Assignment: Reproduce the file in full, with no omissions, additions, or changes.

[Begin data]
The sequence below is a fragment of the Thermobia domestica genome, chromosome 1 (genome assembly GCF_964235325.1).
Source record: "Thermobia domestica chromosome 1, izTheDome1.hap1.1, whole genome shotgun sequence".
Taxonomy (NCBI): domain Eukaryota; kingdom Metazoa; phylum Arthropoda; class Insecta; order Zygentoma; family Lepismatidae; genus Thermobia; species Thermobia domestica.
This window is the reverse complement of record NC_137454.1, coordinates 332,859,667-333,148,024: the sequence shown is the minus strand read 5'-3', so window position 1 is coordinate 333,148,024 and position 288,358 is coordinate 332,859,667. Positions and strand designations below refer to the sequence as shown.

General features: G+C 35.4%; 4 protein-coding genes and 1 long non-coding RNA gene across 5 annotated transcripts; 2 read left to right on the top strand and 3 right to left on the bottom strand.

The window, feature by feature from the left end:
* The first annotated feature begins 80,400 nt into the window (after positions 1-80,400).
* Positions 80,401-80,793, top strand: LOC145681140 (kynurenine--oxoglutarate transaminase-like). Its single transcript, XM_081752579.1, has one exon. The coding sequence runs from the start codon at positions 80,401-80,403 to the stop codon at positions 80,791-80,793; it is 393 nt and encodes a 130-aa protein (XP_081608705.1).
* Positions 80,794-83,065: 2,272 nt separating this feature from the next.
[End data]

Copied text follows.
The sequence below is a fragment of the Thermobia domestica genome, chromosome 1 (genome assembly GCF_964235325.1).
Source record: "Thermobia domestica chromosome 1, izTheDome1.hap1.1, whole genome shotgun sequence".
Taxonomy (NCBI): domain Eukaryota; kingdom Metazoa; phylum Arthropoda; class Insecta; order Zygentoma; family Lepismatidae; genus Thermobia; species Thermobia domestica.
This window is the reverse complement of record NC_137454.1, coordinates 332,859,667-333,148,024: the sequence shown is the minus strand read 5'-3', so window position 1 is coordinate 333,148,024 and position 288,358 is coordinate 332,859,667. Positions and strand designations below refer to the sequence as shown.

General features: G+C 35.4%; 4 protein-coding genes and 1 long non-coding RNA gene across 5 annotated transcripts; 2 read left to right on the top strand and 3 right to left on the bottom strand.

The window, feature by feature from the left end:
* The first annotated feature begins 80,400 nt into the window (after positions 1-80,400).
* Positions 80,401-80,793, top strand: LOC145681140 (kynurenine--oxoglutarate transaminase-like). Its single transcript, XM_081752579.1, has one exon. The coding sequence runs from the start codon at positions 80,401-80,403 to the stop codon at positions 80,791-80,793; it is 393 nt and encodes a 130-aa protein (XP_081608705.1).
* Positions 80,794-83,065: 2,272 nt separating this feature from the next.